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  • Anatomic GreenLight laser vaporization-incision technique for benign prostatic hyperplasia using the XPS LBO-180W system: How I do it

    Law W. Kyle, Elterman S. Dean, Cash Hannes, Rijo Enrique, Chughtai Bilal, Misrai Vincent, Zorn C. Kevin, MD Department of Urology, University of Montreal Hospital Center CHUM, Montreal, Quebec, Canada

    For men experiencing lower urinary tract symptoms (LUTS) refractory to medical therapy, there have been numerous developments in the treatment options offered for benign prostatic hyperplasia (BPH) in the recent years. Transurethral resection of the prostate (TURP) has remained the reference standard for men with prostates sized 30 cc-80 cc, while open prostatectomy is universally guidelines-recommended in the absence of enucleation, for men with prostates larger than 80 cc-100 cc. While these techniques are effective, they have the potential for bleeding complications requiring transfusions, electrolyte abnormalities such as TURP syndrome, and often require prolonged hospitalization. GreenLight photoselective vaporization (GL-PVP) with the XPS LBO-180W system offers a minimally invasive treatment that can be carried out on essential any sized prostate gland. In addition, the GL-PVP procedure can be done as a same day discharge surgery requiring no overnight hospital admission and allows patients to continue any necessary anti-coagulants given the significantly reduced risks of bleeding complications or TURP syndrome. In 2005, the anatomic vaporization-incision technique (VIT) using the XPS LBO-180W system was described to address larger prostate volumes. VIT combines principles of traditional GL-PVP and enucleation techniques to identify the reference surgical capsule early-on into the surgery and resect portions of prostate adenoma without the need for tissue morcellation. Early studies comparing anatomic VIT to standard PVP outcomes demonstrated significant improvements of IPSS and uroflowmetry parameters, along with statistically significant greater PSA reduction at 6 months, particularly in prostate volumes greater than 80 cc. The objective of this article is to detail our surgical approach to the anatomic GreenLight laser vaporization-incision technique using the XPS LBO-180W system, based on extensive personal experience with both enucleation and vaporization techniques using various laser technologies. Standardization of the VIT based on proper cystoscopy, knowledge of prostate anatomy with preoperative ultrasound, and routine technique is essential to developing consistent, reproducible and optimal surgical outcomes.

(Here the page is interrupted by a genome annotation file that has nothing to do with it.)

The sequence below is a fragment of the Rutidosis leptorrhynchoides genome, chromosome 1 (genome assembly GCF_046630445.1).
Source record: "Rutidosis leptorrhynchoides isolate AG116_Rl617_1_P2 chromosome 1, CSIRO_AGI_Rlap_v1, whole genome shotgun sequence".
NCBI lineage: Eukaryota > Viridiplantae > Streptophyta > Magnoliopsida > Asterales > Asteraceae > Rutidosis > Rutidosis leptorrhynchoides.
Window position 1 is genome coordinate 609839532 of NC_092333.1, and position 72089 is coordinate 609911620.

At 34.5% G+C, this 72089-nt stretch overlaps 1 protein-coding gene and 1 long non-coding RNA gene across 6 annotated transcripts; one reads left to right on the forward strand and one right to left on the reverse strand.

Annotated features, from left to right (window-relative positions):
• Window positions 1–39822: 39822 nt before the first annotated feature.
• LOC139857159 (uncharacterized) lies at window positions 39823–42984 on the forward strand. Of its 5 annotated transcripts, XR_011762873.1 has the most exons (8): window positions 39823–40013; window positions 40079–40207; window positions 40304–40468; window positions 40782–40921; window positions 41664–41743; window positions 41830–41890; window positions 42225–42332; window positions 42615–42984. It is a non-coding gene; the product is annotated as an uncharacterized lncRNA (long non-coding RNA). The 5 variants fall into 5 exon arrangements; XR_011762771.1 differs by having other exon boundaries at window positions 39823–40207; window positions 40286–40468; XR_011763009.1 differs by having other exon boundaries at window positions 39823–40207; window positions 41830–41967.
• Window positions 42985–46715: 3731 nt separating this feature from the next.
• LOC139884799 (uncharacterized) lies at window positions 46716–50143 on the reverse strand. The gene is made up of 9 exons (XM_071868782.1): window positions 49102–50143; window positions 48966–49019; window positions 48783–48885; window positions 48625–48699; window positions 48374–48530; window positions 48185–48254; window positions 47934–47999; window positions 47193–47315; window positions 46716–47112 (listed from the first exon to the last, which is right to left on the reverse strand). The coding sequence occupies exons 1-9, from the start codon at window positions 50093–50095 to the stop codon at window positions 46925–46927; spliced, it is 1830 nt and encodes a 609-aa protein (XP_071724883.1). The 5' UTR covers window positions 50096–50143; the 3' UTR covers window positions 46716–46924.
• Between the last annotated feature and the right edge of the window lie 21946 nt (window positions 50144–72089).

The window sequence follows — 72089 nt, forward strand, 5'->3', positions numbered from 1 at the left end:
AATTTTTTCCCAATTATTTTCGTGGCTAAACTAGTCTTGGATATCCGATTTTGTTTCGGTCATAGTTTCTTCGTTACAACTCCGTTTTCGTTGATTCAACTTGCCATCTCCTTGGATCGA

Keywords: benign prostatic hyperplasia, lower urinary tract symptoms, vaporization-incision technique,

    Oct 2019 (Vol. 26, Issue 5, Page 9963)
  • The Rezūm system - a minimally invasive water vapor thermal therapy for obstructive benign prostatic hyperplasia

    Cantrill H. Christopher, Zorn C. Kevin, Elterman S. Dean, Gonzalez R. Ricardo, MD Urology San Antonio, San Antonio, Texas, USA

    Benign prostatic hyperplasia (BPH) and accompanying lower urinary tract symptoms (LUTS) sits in the top ten prominent and costly disease conditions in men over 50 years of age. In the United States it is the most common diagnosis made by urologists for men 45 to 74 years of age. Twenty percent of the population will reach 65 years of age or older by 2030, and those over 85 years will represent the fastest growing segment of our population. The prevalence of symptomatic BPH increases proportionally with the aging population. It is estimated that BPH now affects 6% of the male population worldwide. Moreover, in Canada, the estimated BPH prevalence is more than 1 million men aged 50 years and older. Among the various surgical treatments, Rezūm water vapor thermal therapy has been developed as a unique, rapid and reproducible minimally invasive surgical treatment exhibiting safe and early effective relief of LUTS/BPH. The targeted prostate tissue ablation is amenable to all zones of the prostate including intravesical median lobes. We present our experiences with this technique, which can be quickly performed under local anesthesia in an office setting.